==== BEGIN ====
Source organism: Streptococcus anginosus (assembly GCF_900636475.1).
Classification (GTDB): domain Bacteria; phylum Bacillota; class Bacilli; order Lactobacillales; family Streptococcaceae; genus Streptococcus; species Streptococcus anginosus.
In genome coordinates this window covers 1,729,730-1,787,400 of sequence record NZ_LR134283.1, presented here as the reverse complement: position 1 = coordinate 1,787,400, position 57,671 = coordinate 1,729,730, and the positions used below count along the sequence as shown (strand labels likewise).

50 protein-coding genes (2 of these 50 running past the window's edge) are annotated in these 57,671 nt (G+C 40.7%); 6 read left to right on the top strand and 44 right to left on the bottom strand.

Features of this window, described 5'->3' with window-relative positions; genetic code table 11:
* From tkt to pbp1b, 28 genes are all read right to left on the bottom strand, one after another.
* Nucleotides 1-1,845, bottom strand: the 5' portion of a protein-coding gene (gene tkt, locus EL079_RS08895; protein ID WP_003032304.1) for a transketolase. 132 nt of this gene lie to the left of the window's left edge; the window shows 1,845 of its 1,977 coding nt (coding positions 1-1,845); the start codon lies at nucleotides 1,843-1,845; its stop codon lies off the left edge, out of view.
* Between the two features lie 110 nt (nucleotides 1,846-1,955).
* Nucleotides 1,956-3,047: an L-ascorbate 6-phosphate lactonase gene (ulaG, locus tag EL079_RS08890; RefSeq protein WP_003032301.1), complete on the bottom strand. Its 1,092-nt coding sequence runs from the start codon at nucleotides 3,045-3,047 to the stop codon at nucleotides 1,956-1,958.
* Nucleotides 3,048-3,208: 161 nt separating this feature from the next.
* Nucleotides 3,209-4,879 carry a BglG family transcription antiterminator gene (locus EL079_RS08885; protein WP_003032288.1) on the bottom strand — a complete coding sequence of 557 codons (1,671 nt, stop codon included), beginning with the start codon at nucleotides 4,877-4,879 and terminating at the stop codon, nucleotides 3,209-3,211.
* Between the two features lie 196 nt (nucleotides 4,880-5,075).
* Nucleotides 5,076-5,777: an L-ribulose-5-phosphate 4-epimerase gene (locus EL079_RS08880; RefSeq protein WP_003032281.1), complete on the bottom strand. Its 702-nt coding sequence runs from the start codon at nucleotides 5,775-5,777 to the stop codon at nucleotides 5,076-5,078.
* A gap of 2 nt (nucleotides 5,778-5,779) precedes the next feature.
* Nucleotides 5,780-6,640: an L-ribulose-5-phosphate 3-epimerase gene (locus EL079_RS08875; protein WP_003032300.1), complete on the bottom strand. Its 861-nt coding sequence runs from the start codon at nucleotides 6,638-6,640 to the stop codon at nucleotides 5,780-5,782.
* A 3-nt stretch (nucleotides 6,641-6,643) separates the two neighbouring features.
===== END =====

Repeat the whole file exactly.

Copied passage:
Source organism: Streptococcus anginosus (assembly GCF_900636475.1).
Classification (GTDB): domain Bacteria; phylum Bacillota; class Bacilli; order Lactobacillales; family Streptococcaceae; genus Streptococcus; species Streptococcus anginosus.
In genome coordinates this window covers 1,729,730-1,787,400 of sequence record NZ_LR134283.1, presented here as the reverse complement: position 1 = coordinate 1,787,400, position 57,671 = coordinate 1,729,730, and the positions used below count along the sequence as shown (strand labels likewise).

50 protein-coding genes (2 of these 50 running past the window's edge) are annotated in these 57,671 nt (G+C 40.7%); 6 read left to right on the top strand and 44 right to left on the bottom strand.

Features of this window, described 5'->3' with window-relative positions; genetic code table 11:
* From tkt to pbp1b, 28 genes are all read right to left on the bottom strand, one after another.
* Nucleotides 1-1,845, bottom strand: the 5' portion of a protein-coding gene (gene tkt, locus EL079_RS08895; protein ID WP_003032304.1) for a transketolase. 132 nt of this gene lie to the left of the window's left edge; the window shows 1,845 of its 1,977 coding nt (coding positions 1-1,845); the start codon lies at nucleotides 1,843-1,845; its stop codon lies off the left edge, out of view.
* Between the two features lie 110 nt (nucleotides 1,846-1,955).
* Nucleotides 1,956-3,047: an L-ascorbate 6-phosphate lactonase gene (ulaG, locus tag EL079_RS08890; RefSeq protein WP_003032301.1), complete on the bottom strand. Its 1,092-nt coding sequence runs from the start codon at nucleotides 3,045-3,047 to the stop codon at nucleotides 1,956-1,958.
* Nucleotides 3,048-3,208: 161 nt separating this feature from the next.
* Nucleotides 3,209-4,879 carry a BglG family transcription antiterminator gene (locus EL079_RS08885; protein WP_003032288.1) on the bottom strand — a complete coding sequence of 557 codons (1,671 nt, stop codon included), beginning with the start codon at nucleotides 4,877-4,879 and terminating at the stop codon, nucleotides 3,209-3,211.
* Between the two features lie 196 nt (nucleotides 4,880-5,075).
* Nucleotides 5,076-5,777: an L-ribulose-5-phosphate 4-epimerase gene (locus EL079_RS08880; RefSeq protein WP_003032281.1), complete on the bottom strand. Its 702-nt coding sequence runs from the start codon at nucleotides 5,775-5,777 to the stop codon at nucleotides 5,076-5,078.
* A gap of 2 nt (nucleotides 5,778-5,779) precedes the next feature.
* Nucleotides 5,780-6,640: an L-ribulose-5-phosphate 3-epimerase gene (locus EL079_RS08875; protein WP_003032300.1), complete on the bottom strand. Its 861-nt coding sequence runs from the start codon at nucleotides 6,638-6,640 to the stop codon at nucleotides 5,780-5,782.
* A 3-nt stretch (nucleotides 6,641-6,643) separates the two neighbouring features.